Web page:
The State is Inherently Coercive

                While the genesis of the first State can be disputed (Indus Valley Civilization, ancient city-states of Rome/Greece, the same people who wrote the Avesta etc.), what cannot be disputed is that the State is an overgrowth of Human Civilization. Once Man came together, he created the State – in its most rudimentary form – in order to regulate his life.

                No matter what theory of State one adopts, it has to be accepted that the foundation of the State paradigm is troika of Liberty, Equality and Justice. These 3 dimensions are self-limiting. Let us compare the theories of State presented by Locke and Hobbes. While both dispute the nature of the “State of Nature” that pre-existed the State, both agree that the State has been created by the social contract.

                The social contract – inherently – seeks to limit Liberty at the altar of Justice and Equality. While the arguments that

  1. Is such a sacrifice fair?
  2. Is such a sacrifice acceptable?

are entirely justified and legitimate – and present divergent views of the State – the fact that the state is limiting (unlimited) liberty is inevitable (indeed: are not all facts inevitable?). And such a limit is not optional – its violation would be enforced by coercive action.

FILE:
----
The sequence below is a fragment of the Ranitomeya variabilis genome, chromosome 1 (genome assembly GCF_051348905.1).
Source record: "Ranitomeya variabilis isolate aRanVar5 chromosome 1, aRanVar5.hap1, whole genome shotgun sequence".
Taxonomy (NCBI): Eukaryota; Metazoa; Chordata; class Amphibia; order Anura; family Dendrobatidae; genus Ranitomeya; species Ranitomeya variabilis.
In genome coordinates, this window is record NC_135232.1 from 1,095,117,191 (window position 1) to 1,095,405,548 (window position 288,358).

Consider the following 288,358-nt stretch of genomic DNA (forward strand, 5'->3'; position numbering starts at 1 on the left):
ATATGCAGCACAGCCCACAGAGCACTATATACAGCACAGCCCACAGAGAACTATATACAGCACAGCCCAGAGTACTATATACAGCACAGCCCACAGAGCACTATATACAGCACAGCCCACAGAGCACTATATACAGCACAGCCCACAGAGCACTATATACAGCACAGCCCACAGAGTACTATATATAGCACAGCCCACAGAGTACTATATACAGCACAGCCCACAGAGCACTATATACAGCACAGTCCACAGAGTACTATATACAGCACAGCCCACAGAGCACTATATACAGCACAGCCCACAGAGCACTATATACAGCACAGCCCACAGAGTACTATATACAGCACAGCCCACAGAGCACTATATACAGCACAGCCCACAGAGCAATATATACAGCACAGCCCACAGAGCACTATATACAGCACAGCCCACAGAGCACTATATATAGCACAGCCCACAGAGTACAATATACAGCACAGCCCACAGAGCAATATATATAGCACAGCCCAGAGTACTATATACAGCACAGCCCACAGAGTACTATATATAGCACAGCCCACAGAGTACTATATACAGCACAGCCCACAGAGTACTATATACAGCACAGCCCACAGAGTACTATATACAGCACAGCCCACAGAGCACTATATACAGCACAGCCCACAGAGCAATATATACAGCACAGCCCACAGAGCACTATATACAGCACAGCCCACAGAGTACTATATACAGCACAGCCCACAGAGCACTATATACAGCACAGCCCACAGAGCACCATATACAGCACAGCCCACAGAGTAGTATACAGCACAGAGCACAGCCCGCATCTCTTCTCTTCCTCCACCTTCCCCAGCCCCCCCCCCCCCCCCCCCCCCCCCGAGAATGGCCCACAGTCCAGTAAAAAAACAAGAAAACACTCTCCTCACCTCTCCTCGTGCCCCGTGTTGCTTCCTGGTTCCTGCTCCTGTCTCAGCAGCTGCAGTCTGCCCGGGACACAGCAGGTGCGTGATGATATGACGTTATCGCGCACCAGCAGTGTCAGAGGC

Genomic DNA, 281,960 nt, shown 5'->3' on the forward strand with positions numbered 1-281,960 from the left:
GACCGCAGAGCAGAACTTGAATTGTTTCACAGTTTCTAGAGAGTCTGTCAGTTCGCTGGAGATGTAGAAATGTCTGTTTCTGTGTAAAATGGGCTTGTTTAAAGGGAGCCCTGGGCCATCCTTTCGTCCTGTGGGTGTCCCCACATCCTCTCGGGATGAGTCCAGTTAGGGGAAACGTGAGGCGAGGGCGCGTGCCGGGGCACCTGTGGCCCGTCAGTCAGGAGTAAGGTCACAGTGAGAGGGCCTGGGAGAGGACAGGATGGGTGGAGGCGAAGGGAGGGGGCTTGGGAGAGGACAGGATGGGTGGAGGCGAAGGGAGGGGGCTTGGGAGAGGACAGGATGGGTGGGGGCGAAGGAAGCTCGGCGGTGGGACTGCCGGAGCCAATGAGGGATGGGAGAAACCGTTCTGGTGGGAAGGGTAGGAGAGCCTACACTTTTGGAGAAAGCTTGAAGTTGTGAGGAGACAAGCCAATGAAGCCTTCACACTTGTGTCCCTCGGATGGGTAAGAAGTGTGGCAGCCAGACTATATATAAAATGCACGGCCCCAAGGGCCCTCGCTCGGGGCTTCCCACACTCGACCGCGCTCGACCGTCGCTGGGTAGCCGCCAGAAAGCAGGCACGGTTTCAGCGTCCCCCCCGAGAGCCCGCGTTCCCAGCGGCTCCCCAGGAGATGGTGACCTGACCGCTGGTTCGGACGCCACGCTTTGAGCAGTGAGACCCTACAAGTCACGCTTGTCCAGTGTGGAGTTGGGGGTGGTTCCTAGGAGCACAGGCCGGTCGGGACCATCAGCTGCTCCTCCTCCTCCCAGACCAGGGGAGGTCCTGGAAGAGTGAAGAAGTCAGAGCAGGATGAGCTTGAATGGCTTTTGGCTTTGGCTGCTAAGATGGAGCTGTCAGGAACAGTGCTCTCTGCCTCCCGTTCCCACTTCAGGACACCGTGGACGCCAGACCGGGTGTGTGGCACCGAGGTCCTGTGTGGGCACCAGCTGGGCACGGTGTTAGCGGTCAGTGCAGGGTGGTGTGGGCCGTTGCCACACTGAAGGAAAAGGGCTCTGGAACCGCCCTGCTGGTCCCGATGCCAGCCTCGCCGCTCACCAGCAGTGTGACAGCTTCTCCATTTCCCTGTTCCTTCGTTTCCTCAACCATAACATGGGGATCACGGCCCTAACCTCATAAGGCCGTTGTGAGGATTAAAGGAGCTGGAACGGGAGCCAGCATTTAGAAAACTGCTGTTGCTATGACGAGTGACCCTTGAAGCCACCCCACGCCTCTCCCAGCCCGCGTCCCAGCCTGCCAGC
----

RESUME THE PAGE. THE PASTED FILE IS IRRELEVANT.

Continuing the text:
Conflict of Liberty with Justice and Equality

                Liberty is complimentary to equality. Liberty demands equality – its nature can only be understood as equal liberty of all. Thus, imposition of reasonable restraints on freedom is conceded for furthering the cause of Equality. Equality is thus an impediment to Liberty.

                Similarly, Liberty will not confirm to Justice until Liberty is spread to all members of society. Absolute liberty is a contradiction in terms – if liberty is defined as the absence of restrain, it cannot be universal until it is qualified by Equality. This is because liberty of an individual is relative to liberty of rest. Hence, liberty has to be regulated. This may not meet demands of Justice. When society is divided into unequal sections, weak sections have to be protected.

Conclusion

                Thus, the State is inherently coercive and opposed to human liberty; however, the Marxist solution to this – the overthrow of State – is inappropriate. In the real world, equality and justice are essential prerequisites to human life.

                The State, then, is a necessary evil – and the best option we have until we find something better.

Advertisements